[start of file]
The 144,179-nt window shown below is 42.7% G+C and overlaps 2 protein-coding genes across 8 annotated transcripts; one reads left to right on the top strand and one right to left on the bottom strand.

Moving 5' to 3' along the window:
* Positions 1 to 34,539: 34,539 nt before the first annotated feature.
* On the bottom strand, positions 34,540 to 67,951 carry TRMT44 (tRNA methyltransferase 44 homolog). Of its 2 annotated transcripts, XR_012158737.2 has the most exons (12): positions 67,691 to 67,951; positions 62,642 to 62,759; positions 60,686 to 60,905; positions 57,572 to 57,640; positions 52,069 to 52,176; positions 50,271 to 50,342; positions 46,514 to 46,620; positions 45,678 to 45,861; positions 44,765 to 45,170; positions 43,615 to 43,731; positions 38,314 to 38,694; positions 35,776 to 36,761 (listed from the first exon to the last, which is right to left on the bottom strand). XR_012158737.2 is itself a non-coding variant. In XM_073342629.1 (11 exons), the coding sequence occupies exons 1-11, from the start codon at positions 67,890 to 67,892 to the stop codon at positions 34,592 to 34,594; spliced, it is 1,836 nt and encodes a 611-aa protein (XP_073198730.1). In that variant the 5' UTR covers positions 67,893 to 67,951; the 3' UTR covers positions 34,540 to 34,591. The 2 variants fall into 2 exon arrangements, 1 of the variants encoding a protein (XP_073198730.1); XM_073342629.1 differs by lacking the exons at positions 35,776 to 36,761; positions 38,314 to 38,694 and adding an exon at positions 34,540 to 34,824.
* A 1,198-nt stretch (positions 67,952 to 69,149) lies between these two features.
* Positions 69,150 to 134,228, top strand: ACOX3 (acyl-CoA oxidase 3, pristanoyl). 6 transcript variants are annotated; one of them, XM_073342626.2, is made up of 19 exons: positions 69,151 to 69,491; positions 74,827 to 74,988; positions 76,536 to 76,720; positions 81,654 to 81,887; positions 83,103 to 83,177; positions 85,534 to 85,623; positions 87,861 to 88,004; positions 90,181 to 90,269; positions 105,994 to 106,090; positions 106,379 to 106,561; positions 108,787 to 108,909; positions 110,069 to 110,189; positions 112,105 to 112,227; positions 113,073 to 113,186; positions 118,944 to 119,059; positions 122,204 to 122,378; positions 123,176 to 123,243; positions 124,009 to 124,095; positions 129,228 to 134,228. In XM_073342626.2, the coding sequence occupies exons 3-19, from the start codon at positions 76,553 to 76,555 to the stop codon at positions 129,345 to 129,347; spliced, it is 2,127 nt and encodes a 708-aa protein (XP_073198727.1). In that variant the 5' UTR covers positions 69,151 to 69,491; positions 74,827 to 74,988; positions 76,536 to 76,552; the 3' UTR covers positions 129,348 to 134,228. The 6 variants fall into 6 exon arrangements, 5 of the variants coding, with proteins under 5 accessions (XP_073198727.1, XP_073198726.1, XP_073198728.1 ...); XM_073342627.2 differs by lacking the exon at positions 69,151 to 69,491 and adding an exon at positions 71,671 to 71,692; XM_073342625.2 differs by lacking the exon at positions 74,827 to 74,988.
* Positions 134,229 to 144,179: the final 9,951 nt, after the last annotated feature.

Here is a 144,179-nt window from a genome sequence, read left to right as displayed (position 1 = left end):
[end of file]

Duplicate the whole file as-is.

The 144,179-nt window shown below is 42.7% G+C and overlaps 2 protein-coding genes across 8 annotated transcripts; one reads left to right on the top strand and one right to left on the bottom strand.

Moving 5' to 3' along the window:
* Positions 1 to 34,539: 34,539 nt before the first annotated feature.
* On the bottom strand, positions 34,540 to 67,951 carry TRMT44 (tRNA methyltransferase 44 homolog). Of its 2 annotated transcripts, XR_012158737.2 has the most exons (12): positions 67,691 to 67,951; positions 62,642 to 62,759; positions 60,686 to 60,905; positions 57,572 to 57,640; positions 52,069 to 52,176; positions 50,271 to 50,342; positions 46,514 to 46,620; positions 45,678 to 45,861; positions 44,765 to 45,170; positions 43,615 to 43,731; positions 38,314 to 38,694; positions 35,776 to 36,761 (listed from the first exon to the last, which is right to left on the bottom strand). XR_012158737.2 is itself a non-coding variant. In XM_073342629.1 (11 exons), the coding sequence occupies exons 1-11, from the start codon at positions 67,890 to 67,892 to the stop codon at positions 34,592 to 34,594; spliced, it is 1,836 nt and encodes a 611-aa protein (XP_073198730.1). In that variant the 5' UTR covers positions 67,893 to 67,951; the 3' UTR covers positions 34,540 to 34,591. The 2 variants fall into 2 exon arrangements, 1 of the variants encoding a protein (XP_073198730.1); XM_073342629.1 differs by lacking the exons at positions 35,776 to 36,761; positions 38,314 to 38,694 and adding an exon at positions 34,540 to 34,824.
* A 1,198-nt stretch (positions 67,952 to 69,149) lies between these two features.
* Positions 69,150 to 134,228, top strand: ACOX3 (acyl-CoA oxidase 3, pristanoyl). 6 transcript variants are annotated; one of them, XM_073342626.2, is made up of 19 exons: positions 69,151 to 69,491; positions 74,827 to 74,988; positions 76,536 to 76,720; positions 81,654 to 81,887; positions 83,103 to 83,177; positions 85,534 to 85,623; positions 87,861 to 88,004; positions 90,181 to 90,269; positions 105,994 to 106,090; positions 106,379 to 106,561; positions 108,787 to 108,909; positions 110,069 to 110,189; positions 112,105 to 112,227; positions 113,073 to 113,186; positions 118,944 to 119,059; positions 122,204 to 122,378; positions 123,176 to 123,243; positions 124,009 to 124,095; positions 129,228 to 134,228. In XM_073342626.2, the coding sequence occupies exons 3-19, from the start codon at positions 76,553 to 76,555 to the stop codon at positions 129,345 to 129,347; spliced, it is 2,127 nt and encodes a 708-aa protein (XP_073198727.1). In that variant the 5' UTR covers positions 69,151 to 69,491; positions 74,827 to 74,988; positions 76,536 to 76,552; the 3' UTR covers positions 129,348 to 134,228. The 6 variants fall into 6 exon arrangements, 5 of the variants coding, with proteins under 5 accessions (XP_073198727.1, XP_073198726.1, XP_073198728.1 ...); XM_073342627.2 differs by lacking the exon at positions 69,151 to 69,491 and adding an exon at positions 71,671 to 71,692; XM_073342625.2 differs by lacking the exon at positions 74,827 to 74,988.
* Positions 134,229 to 144,179: the final 9,951 nt, after the last annotated feature.

Here is a 144,179-nt window from a genome sequence, read left to right as displayed (position 1 = left end):